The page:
Love Craft Breweries, National Parks, and Affordable Housing? Move to New Mexico.

Location is important for anyone buying a house, but it’s especially important for younger home buyers. You’re making a big commitment to that location during a time in your life when you’re not necessarily tied down to a certain career, you don’t have that many family responsibilities, and most of your disposable income is still dedicated hanging out with friends and finding cool things to do on the weekends. For us, the ideal location is somewhere you can get outside, enjoy a drink with friends, and not break the bank on your mortgage.

So, where is this enchanted place? We cut out the guess work for you and rated all the states based on the number of craft breweries, the number of national parks, and the average home price. If you want to hit the trifecta, start looking in New Mexico.

How do the states stack up? Here are the rankings:

When it comes to choosing your first home, these three attributes can make for a great lifestyle. But they can also help you find a home in an up-and-coming neighborhood where you have the potential to increase your property value over the years. Here’s how.

National parks: Supply and demand
It’s a simple case of supply and demand. Unless we shrink our park’s acreage, you’re buying up a finite resource: land. Depending on how close you are to the park, it can also be a safeguard against someone deciding they want to develop a huge mall one block over from your house or to divert a major highway through your backyard.

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Craft breweries: A neighborhood vibe
Most craft breweries and brewpubs are relatively small. These businesses have reclaimed old warehouse districts, renovated rundown buildings, and generally popped up in spaces no one else wanted to mess with. But their “pull you up by your bootstraps” attitude means they’re highly dependent on—and involved in—the community. They typically try to make their business a place where you can come with your friends to enjoy a game of trivia, bring out of town guests for a long lunch, or celebrate a happy hour with your coworkers. These aren’t places that encourage drunkness and debauchery. In fact, they usually make an effort to be family friendly by providing games and toys that guests of all ages can enjoy. That means you don’t have to worry about an unsavory neighbor bringing your property values down or making you feel unsafe in your own neighborhood.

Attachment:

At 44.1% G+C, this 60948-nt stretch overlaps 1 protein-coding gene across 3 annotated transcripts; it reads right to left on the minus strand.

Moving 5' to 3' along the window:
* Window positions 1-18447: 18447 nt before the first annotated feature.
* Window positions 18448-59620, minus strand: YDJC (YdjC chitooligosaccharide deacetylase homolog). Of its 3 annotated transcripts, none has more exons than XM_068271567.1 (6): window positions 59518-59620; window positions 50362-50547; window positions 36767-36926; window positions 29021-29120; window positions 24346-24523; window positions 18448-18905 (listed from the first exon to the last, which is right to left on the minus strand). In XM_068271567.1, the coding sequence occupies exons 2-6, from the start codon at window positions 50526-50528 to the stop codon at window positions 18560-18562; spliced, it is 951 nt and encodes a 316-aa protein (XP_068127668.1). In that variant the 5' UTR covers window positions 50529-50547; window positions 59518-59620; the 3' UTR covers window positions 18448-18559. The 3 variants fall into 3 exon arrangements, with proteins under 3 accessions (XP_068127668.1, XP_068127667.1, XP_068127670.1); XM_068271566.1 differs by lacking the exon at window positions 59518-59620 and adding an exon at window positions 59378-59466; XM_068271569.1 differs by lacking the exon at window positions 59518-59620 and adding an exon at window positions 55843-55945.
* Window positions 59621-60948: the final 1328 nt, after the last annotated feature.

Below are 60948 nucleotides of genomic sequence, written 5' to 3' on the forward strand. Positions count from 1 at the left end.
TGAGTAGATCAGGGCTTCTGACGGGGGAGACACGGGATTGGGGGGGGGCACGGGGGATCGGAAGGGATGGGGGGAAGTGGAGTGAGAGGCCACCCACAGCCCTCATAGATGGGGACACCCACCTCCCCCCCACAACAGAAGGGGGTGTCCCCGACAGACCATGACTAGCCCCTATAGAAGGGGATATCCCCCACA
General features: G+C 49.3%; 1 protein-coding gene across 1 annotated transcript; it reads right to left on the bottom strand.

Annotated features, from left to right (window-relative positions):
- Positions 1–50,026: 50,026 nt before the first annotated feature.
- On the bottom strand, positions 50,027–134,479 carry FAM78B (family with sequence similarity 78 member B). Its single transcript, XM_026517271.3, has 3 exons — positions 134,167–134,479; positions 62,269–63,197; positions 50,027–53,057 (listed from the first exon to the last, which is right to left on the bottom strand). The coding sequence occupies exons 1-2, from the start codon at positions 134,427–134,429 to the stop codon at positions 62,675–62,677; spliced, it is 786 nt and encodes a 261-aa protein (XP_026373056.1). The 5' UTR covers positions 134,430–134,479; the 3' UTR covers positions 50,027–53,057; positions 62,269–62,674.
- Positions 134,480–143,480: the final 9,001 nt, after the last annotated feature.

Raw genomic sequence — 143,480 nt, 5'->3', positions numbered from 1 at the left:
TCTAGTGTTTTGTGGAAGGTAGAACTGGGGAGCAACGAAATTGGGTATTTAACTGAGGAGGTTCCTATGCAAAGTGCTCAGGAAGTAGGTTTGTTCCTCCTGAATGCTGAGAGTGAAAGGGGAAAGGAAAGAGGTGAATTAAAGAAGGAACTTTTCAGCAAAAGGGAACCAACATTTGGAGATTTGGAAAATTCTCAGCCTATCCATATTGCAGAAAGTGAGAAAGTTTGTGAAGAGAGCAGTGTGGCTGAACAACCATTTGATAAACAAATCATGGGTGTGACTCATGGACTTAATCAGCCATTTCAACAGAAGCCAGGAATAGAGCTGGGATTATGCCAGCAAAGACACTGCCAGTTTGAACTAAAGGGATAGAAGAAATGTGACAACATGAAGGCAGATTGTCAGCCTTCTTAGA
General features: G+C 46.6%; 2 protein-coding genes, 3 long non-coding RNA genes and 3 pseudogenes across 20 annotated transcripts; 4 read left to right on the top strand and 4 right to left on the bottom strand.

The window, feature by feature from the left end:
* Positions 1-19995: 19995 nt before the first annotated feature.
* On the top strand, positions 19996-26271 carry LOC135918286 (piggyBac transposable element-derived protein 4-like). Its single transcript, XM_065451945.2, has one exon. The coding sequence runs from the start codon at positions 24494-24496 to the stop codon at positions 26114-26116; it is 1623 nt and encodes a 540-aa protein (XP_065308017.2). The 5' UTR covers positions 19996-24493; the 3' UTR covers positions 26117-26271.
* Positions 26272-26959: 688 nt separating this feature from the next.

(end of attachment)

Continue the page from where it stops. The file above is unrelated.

Home values: A first-time buyer’s biggest concern
This one’s a no-brainer. It can already be difficult to figure out exactly what you can afford and how to budget for a down payment. That can be much harder if you live somewhere where property values are sky high and owning a home seems out of reach. Finding that cross-section of a good location and a reasonable price is key for any first-time home buyer.

Infographic Methodology
Home value: We looked at each state’s median list price per square foot across a period of one year (07-2016 to 06-2017). We then divided $300,000 by the state’s median to get our final number. The median list prices for North Dakota were only available in five representative counties. To calculate the final number for this state, we found the median for a one year period in each of the five representative counties and then took the median of that spread. We then ranked all the states based on their final number with one being the least expensive place.

National Parks: We used the National Parks Service data to show the raw number of parks, trails, and national historic sites in each state. We then ranked all the states based on the number of National Parks Sites they have with one being the state with the most sites.

Craft breweries: We used data from the Brewers Association to show the number of crafter breweries in each state. After that number by the state’s total population and multiplied the total by 1,000,000 to get craft breweries per 1,000,000 people. We then used that number to rank the states with one being the state with the most craft breweries per capita.

Overall rank: The overall rank is an average of each state’s final rank in each of the three categories.

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Tasteful, On-Trend Asian-Inspired Summer Entertaining